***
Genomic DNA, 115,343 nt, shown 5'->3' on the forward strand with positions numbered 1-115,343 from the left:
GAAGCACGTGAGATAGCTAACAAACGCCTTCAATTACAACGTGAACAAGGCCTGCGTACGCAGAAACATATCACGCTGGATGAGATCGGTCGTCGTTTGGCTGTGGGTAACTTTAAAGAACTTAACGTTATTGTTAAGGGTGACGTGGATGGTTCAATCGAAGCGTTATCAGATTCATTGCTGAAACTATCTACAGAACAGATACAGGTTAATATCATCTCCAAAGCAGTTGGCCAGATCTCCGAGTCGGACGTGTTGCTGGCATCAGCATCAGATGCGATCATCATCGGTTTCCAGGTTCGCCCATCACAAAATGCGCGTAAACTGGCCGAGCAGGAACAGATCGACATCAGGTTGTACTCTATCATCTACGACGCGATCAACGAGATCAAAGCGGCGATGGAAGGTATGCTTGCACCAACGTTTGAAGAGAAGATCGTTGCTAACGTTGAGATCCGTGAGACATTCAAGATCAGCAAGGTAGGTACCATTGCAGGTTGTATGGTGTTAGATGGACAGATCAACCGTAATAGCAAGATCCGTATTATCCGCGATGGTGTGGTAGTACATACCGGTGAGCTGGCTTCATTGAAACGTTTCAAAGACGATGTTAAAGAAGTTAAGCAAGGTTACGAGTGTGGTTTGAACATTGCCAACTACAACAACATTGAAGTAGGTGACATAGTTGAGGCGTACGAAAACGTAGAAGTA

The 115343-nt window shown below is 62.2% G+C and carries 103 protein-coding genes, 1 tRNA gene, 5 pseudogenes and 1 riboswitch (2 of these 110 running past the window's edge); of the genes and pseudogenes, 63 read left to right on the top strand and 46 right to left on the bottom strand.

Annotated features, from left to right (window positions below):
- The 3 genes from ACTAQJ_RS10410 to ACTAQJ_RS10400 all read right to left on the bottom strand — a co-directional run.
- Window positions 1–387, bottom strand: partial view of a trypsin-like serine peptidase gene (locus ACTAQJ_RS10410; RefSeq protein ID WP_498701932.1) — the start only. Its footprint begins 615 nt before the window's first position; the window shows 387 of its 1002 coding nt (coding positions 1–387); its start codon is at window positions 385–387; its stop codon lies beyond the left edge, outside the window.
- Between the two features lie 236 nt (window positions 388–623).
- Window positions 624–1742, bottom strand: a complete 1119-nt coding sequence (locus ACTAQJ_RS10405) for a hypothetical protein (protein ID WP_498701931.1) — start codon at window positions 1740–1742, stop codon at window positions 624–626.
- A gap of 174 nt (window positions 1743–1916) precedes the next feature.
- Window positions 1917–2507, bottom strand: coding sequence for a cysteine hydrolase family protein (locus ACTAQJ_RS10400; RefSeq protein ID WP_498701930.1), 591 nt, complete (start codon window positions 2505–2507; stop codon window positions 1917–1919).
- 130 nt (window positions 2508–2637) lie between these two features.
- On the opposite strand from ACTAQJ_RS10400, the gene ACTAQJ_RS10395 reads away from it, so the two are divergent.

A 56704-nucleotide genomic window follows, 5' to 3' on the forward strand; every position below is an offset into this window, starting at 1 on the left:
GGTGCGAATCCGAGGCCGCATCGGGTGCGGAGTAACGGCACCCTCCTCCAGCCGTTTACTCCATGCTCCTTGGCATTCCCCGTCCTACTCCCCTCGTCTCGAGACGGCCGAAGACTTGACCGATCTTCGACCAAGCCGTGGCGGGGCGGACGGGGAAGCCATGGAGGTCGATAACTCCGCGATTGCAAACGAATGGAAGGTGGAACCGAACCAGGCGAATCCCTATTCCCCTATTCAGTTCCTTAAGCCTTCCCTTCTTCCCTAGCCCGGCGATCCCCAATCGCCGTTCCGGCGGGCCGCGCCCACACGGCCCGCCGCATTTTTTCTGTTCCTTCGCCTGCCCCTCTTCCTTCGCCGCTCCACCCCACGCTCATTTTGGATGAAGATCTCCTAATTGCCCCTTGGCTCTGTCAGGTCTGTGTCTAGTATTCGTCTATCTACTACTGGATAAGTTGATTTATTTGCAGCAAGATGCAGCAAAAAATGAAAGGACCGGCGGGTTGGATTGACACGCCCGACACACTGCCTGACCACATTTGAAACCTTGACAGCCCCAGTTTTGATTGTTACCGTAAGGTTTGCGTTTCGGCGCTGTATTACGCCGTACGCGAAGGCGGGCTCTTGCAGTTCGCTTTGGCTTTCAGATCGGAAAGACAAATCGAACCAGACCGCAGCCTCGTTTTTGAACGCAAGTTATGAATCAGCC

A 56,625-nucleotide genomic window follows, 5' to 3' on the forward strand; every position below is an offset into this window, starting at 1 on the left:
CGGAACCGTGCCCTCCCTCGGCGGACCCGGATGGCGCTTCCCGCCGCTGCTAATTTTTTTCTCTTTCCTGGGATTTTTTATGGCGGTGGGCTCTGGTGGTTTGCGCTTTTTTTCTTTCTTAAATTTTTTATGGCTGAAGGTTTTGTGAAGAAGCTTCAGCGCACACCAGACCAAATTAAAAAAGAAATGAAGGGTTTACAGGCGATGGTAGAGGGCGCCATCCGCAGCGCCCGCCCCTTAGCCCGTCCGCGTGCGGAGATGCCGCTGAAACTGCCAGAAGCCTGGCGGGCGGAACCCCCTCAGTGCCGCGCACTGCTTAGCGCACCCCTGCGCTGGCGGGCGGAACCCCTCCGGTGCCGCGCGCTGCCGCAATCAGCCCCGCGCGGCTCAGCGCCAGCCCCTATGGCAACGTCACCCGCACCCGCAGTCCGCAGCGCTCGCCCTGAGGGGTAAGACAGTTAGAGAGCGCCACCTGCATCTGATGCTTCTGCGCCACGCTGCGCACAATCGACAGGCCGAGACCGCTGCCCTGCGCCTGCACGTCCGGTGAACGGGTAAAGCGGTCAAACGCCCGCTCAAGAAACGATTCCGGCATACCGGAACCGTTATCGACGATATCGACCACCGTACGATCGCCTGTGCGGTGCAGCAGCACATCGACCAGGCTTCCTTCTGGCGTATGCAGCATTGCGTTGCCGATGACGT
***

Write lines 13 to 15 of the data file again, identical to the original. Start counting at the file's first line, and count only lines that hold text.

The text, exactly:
A 56704-nucleotide genomic window follows, 5' to 3' on the forward strand; every position below is an offset into this window, starting at 1 on the left:
GGTGCGAATCCGAGGCCGCATCGGGTGCGGAGTAACGGCACCCTCCTCCAGCCGTTTACTCCATGCTCCTTGGCATTCCCCGTCCTACTCCCCTCGTCTCGAGACGGCCGAAGACTTGACCGATCTTCGACCAAGCCGTGGCGGGGCGGACGGGGAAGCCATGGAGGTCGATAACTCCGCGATTGCAAACGAATGGAAGGTGGAACCGAACCAGGCGAATCCCTATTCCCCTATTCAGTTCCTTAAGCCTTCCCTTCTTCCCTAGCCCGGCGATCCCCAATCGCCGTTCCGGCGGGCCGCGCCCACACGGCCCGCCGCATTTTTTCTGTTCCTTCGCCTGCCCCTCTTCCTTCGCCGCTCCACCCCACGCTCATTTTGGATGAAGATCTCCTAATTGCCCCTTGGCTCTGTCAGGTCTGTGTCTAGTATTCGTCTATCTACTACTGGATAAGTTGATTTATTTGCAGCAAGATGCAGCAAAAAATGAAAGGACCGGCGGGTTGGATTGACACGCCCGACACACTGCCTGACCACATTTGAAACCTTGACAGCCCCAGTTTTGATTGTTACCGTAAGGTTTGCGTTTCGGCGCTGTATTACGCCGTACGCGAAGGCGGGCTCTTGCAGTTCGCTTTGGCTTTCAGATCGGAAAGACAAATCGAACCAGACCGCAGCCTCGTTTTTGAACGCAAGTTATGAATCAGCC

A 56,625-nucleotide genomic window follows, 5' to 3' on the forward strand; every position below is an offset into this window, starting at 1 on the left: